My resolve to resist myasthenia rather than it resist treatment, stood up and curtsied.


Improvement in my symptoms seemed to plateau as soon as my privigen infusions ended.

Apart from the obvious signs that I was out of danger; I continued being capable of breathing and swallowing fluids, the rest of my symptoms stubbornly remained. 

I was visited by a team of neurologists the afternoon after my last IVIg, marking almost a full week in hospital. The team consisted of eight consultants. 

I wondered what the noun was for a collective of neurologists!

A transfusion? A nervous system? A clot?

They ever so thoroughly put me through the usual fatigability tests and some new ones. It showed up my weak neck, useless hands, feeble legs and the return of my left eye droop. Not to mention (because it’s hard to mention much at all when speech is impossible) the lack of improvement with my voice, inability to puff out my cheeks or purse my lips.

They discussed options and possibilities. It was obviously good that the treatment had pulled me out of crisis. But it wasn’t enough. I wasn’t what they would consider to be stable yet. My condition still had the potential to deteriorate quickly again. 

So apart from determining the next course of action, the neurologists suggested that my resistance to treatment might be due to either Thelma* and/or Ted* having grown, or there possibly being another antibody at work against me.

MuSK. Muscle specific kinase

The doctors wrre wondering if the acetylcholine receptor antibodies had a little help in trying to bring me down! 

They concluded that they wanted to keep me in because I wasn’t medically fit for discharge. I was to have a repeat chest CT scan and the MuSK antibodies blood test. They also wanted to wait few days to see if there would be delayed improvements from the privigen.

Hanging around waiting for improvement wasn’t such a bleak prospect. I’d grown very fond of the other women in my bay, my ‘flatmates’. They were all much older than me. Most of them suffering with some form of dementia, which appeared to get worse at night for some unknown reason. 

During drug administration rounds that evening, things got lively. The favourite of all my lovelies decided the nurses were trying to poison and steal from her. She demanded the police be summoned. The other lovely with more severe dementia joined in. It looked like they were going to stage a coup at one point, until second lovely calmed down after taking a sleeping pill. But lovely number one was on a mission by then. She beckoned me over to tell me she was listening to everything, she was storing it all away, and could I see the cats running all over the woman’s bed in the corner? Then, up she got, accusing the staff of keeping her prisoner in ‘their house’, she insisted she was going home to work in her garden. They chased her around some, trying and failing to persuade her back into bed. Their primary concern was that she might fall over again. It was a serious fall that had landed her in hospital with broken ribs, concussion and stitches all over her head. Finally they convinced her to sit and work on a puzzle with an HCA through most of the night.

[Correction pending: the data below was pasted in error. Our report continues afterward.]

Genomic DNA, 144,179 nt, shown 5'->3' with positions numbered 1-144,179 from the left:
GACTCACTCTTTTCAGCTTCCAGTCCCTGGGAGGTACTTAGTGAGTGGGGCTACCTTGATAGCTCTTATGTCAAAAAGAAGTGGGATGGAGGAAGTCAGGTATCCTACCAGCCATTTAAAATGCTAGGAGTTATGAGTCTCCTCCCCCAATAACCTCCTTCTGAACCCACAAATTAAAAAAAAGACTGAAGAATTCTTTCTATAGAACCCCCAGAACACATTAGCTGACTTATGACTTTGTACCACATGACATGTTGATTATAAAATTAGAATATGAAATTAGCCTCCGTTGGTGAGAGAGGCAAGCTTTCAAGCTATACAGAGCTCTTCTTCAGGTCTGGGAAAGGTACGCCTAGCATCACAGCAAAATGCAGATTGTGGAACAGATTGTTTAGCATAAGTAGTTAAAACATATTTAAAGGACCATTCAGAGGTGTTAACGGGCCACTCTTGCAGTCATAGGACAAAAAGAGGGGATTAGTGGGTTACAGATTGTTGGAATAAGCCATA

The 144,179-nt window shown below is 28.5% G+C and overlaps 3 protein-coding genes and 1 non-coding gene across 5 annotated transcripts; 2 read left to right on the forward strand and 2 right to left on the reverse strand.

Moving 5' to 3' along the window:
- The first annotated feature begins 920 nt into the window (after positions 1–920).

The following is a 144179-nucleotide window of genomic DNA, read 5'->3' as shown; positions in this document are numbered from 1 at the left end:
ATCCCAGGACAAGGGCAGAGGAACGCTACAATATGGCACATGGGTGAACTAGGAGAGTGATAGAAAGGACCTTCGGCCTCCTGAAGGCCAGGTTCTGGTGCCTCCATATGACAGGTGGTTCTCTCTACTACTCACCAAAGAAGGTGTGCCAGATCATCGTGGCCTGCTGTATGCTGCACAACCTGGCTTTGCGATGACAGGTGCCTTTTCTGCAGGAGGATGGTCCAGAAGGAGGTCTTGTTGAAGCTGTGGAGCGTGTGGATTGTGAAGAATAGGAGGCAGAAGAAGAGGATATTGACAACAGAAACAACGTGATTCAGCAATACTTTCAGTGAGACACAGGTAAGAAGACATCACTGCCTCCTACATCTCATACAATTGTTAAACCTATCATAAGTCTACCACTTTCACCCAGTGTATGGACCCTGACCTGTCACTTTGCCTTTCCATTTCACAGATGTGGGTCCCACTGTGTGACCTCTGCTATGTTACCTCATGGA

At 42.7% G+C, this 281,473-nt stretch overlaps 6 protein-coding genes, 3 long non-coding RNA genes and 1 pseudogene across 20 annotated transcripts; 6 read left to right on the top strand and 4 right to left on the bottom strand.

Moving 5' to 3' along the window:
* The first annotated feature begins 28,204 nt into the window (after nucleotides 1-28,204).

At 5am she got restless again, grabbed a zimmer frame and started racing around as fast as she could, in and out of every room and bay. She wanted the attention of ‘a man’, possibly a policeman she thought was outside. So she frantically tapped at every single window. 

Eventually as breakfast time came around, the staff got hold of her family, who arrived, looked after and supported her. She seemed much better during daylight, though extremely tired.

That afternoon, another lovely who seemed to be very ill, but recovering took a bad turn.

After lunch and chatting, most would nap, only waking when obs were done or visitors arrived.

The HCA doing obs that afternoon was a student. She tried to rouse our lovely flatmate in the corner. She was unresponsive. Our HCA sounded the alarm. Nurses came running. They shouted for the doctors who were on the ward. After grabbing resuscitation equipment they swooshed her curtains round. The rest of us sat in our beds and listened as they tried to save her. After well over half an hour of hearing the machines bleeping with repeated attempts to bring her back, they called her time of death. Renal failure. 

Sadness hung oppressively over the room. I’d chatted to her after lunch. Her family had all been visiting, happily huddled together around her bed earlier. I don’t think her death was expected despite her illness.

Life moved so fast. Everything could change in a instant. Literally. 

My resolve to resist myasthenia rather than it resist treatment, stood up and curtsied.

As far as my will to conquer was concerned, I was already winning.

For readers who haven’t checked out my previous blog posts…

*Thelma is the name I gave my thymus gland

**Ted is my thymoma

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